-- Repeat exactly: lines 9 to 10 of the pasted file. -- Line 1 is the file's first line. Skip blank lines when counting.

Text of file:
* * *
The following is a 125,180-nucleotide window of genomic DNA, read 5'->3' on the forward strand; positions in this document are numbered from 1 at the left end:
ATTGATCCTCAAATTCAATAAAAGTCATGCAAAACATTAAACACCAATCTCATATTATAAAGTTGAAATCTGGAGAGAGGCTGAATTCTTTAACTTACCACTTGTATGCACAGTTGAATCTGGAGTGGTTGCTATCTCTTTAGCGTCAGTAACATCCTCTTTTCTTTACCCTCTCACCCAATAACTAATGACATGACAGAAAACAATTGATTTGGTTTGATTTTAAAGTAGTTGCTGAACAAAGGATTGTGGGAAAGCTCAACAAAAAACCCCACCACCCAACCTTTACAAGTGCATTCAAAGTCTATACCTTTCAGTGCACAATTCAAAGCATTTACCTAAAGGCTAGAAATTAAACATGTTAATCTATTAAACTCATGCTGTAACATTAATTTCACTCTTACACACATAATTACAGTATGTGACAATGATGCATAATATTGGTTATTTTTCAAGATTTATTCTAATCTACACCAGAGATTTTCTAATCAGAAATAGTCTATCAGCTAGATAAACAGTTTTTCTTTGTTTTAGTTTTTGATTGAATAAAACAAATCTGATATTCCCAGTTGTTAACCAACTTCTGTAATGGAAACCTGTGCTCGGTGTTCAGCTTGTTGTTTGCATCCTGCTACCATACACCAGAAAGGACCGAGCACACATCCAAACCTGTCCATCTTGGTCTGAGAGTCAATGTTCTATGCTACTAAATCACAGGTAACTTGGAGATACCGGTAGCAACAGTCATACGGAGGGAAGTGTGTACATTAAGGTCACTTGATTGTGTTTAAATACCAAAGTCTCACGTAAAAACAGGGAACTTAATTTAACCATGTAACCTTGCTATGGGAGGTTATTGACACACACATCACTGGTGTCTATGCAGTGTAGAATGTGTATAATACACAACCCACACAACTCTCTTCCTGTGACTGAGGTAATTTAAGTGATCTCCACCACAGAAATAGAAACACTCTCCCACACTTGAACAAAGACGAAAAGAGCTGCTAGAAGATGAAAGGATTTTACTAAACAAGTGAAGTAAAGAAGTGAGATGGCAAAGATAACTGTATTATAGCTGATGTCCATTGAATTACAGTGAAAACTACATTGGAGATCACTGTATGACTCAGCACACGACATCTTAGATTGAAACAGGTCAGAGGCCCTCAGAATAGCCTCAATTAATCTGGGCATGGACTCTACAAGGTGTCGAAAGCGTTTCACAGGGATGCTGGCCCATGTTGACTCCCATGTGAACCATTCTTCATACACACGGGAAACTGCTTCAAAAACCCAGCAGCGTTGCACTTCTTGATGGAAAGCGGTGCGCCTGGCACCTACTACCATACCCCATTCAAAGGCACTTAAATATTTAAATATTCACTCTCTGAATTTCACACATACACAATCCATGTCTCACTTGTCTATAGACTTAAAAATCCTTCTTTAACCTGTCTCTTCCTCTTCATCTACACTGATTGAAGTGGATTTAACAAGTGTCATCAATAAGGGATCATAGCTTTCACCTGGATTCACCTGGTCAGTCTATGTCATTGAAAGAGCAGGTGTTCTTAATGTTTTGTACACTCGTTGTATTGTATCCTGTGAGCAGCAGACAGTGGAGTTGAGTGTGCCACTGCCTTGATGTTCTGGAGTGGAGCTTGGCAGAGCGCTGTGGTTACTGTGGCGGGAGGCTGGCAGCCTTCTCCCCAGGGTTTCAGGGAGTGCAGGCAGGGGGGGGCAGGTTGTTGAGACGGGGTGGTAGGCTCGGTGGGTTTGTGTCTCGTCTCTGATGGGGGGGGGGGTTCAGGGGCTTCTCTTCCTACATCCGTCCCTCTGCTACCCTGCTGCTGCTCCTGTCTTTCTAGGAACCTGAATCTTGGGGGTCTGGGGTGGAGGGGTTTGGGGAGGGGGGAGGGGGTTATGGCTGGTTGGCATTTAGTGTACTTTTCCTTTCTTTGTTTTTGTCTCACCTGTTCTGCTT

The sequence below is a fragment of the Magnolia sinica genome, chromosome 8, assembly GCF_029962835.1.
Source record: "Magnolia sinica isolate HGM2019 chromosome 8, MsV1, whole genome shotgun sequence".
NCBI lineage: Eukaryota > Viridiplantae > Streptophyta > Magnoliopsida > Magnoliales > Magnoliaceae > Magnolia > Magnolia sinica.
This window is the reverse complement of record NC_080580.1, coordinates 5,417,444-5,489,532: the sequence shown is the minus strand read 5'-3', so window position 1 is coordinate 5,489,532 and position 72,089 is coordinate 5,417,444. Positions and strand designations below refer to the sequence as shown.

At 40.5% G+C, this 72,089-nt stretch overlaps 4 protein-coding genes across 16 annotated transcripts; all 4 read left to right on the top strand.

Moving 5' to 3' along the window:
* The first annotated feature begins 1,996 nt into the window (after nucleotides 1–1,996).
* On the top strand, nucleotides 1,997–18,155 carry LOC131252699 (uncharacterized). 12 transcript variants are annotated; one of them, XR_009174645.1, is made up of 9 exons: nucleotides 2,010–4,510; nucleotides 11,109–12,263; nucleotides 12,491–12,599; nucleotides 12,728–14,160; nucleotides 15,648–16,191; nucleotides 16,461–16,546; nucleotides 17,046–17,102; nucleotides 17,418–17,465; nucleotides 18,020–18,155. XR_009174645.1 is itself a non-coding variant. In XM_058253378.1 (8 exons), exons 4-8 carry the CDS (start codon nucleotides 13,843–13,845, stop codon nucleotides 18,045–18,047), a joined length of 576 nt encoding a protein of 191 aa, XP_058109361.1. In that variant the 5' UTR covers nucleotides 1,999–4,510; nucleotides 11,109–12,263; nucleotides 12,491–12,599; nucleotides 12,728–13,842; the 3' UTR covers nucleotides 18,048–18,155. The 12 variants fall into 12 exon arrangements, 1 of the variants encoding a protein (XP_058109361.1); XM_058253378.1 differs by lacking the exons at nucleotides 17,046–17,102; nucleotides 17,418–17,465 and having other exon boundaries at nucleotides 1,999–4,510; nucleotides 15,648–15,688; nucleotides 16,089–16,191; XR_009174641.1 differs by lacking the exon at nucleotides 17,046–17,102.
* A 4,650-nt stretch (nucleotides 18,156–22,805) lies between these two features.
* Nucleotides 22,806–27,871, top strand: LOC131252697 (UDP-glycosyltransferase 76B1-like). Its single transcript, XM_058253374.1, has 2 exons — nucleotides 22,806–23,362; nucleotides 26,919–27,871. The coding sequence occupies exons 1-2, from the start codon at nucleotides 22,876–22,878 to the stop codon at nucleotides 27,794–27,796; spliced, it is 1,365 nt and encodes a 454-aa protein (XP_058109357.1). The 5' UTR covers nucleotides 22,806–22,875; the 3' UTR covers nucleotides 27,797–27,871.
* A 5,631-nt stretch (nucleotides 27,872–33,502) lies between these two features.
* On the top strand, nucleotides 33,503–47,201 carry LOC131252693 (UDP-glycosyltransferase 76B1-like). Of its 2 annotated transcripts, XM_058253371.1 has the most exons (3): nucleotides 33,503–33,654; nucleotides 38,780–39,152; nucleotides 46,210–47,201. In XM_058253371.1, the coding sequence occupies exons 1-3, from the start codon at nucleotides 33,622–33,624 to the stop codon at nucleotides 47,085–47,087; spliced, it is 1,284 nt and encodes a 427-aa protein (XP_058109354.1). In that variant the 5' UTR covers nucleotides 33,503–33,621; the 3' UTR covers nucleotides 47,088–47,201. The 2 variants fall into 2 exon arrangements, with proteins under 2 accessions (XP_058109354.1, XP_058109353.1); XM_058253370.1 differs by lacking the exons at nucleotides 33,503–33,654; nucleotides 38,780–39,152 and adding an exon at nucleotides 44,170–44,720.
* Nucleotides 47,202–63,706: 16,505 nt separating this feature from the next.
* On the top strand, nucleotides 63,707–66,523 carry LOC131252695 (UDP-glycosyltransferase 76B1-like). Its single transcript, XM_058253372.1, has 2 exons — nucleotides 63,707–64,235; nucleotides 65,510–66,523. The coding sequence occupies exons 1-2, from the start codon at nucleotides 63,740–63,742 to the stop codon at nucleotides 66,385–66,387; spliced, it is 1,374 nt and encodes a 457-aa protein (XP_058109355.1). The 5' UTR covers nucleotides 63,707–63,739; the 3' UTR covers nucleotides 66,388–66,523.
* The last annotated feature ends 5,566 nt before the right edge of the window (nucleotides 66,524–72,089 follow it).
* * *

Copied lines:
* The first annotated feature begins 1,996 nt into the window (after nucleotides 1–1,996).
* On the top strand, nucleotides 1,997–18,155 carry LOC131252699 (uncharacterized). 12 transcript variants are annotated; one of them, XR_009174645.1, is made up of 9 exons: nucleotides 2,010–4,510; nucleotides 11,109–12,263; nucleotides 12,491–12,599; nucleotides 12,728–14,160; nucleotides 15,648–16,191; nucleotides 16,461–16,546; nucleotides 17,046–17,102; nucleotides 17,418–17,465; nucleotides 18,020–18,155. XR_009174645.1 is itself a non-coding variant. In XM_058253378.1 (8 exons), exons 4-8 carry the CDS (start codon nucleotides 13,843–13,845, stop codon nucleotides 18,045–18,047), a joined length of 576 nt encoding a protein of 191 aa, XP_058109361.1. In that variant the 5' UTR covers nucleotides 1,999–4,510; nucleotides 11,109–12,263; nucleotides 12,491–12,599; nucleotides 12,728–13,842; the 3' UTR covers nucleotides 18,048–18,155. The 12 variants fall into 12 exon arrangements, 1 of the variants encoding a protein (XP_058109361.1); XM_058253378.1 differs by lacking the exons at nucleotides 17,046–17,102; nucleotides 17,418–17,465 and having other exon boundaries at nucleotides 1,999–4,510; nucleotides 15,648–15,688; nucleotides 16,089–16,191; XR_009174641.1 differs by lacking the exon at nucleotides 17,046–17,102.